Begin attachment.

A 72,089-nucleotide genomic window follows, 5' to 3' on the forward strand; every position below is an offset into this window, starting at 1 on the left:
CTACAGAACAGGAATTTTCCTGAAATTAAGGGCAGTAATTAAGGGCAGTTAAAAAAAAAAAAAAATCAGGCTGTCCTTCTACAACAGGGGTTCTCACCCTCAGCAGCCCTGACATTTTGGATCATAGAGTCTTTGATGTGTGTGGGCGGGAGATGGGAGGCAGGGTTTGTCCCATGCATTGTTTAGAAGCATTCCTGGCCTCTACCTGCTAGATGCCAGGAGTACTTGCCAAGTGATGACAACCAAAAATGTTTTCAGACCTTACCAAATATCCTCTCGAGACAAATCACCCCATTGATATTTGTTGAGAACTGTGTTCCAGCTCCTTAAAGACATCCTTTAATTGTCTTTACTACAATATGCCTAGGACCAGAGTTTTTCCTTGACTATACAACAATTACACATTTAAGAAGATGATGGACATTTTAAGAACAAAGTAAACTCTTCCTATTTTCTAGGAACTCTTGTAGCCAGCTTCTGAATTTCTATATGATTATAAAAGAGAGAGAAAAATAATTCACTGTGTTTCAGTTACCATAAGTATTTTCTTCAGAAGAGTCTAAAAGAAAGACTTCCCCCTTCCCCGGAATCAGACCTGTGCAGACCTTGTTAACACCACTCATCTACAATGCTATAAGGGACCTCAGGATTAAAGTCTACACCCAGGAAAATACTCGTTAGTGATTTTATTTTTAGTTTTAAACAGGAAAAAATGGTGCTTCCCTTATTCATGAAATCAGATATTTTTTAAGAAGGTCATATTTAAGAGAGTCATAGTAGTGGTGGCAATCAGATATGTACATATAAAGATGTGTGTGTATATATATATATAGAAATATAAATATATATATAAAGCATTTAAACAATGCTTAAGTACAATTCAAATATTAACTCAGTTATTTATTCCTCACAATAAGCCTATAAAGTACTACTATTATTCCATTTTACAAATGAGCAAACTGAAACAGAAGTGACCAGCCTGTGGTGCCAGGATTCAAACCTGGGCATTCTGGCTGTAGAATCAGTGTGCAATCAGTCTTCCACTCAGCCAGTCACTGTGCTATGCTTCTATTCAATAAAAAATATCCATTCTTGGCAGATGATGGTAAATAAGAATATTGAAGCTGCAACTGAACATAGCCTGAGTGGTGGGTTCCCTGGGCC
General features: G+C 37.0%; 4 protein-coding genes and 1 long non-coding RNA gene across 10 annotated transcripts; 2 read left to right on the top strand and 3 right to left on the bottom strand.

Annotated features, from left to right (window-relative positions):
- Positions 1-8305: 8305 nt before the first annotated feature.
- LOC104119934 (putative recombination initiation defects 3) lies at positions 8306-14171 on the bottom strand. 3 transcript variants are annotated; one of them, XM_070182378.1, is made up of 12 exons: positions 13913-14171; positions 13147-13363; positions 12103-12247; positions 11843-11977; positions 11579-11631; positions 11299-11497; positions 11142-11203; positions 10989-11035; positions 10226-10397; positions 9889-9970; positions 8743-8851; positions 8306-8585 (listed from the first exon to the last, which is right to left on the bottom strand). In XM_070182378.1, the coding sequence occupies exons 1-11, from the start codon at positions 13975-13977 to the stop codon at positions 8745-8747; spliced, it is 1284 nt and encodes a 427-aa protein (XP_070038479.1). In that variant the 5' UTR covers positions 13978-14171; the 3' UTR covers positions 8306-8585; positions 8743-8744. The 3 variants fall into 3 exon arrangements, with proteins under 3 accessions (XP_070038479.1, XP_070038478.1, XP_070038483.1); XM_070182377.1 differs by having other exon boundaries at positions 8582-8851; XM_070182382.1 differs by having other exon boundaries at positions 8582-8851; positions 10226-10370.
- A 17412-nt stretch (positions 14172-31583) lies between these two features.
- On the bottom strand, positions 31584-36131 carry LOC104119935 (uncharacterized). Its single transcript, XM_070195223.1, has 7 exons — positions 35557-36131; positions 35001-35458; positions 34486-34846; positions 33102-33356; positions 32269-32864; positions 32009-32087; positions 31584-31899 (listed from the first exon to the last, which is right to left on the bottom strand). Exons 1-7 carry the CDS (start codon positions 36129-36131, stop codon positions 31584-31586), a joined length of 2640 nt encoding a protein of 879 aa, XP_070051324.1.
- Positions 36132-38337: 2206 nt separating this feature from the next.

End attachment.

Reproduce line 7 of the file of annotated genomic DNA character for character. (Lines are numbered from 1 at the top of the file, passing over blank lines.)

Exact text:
- A 17412-nt stretch (positions 14172-31583) lies between these two features.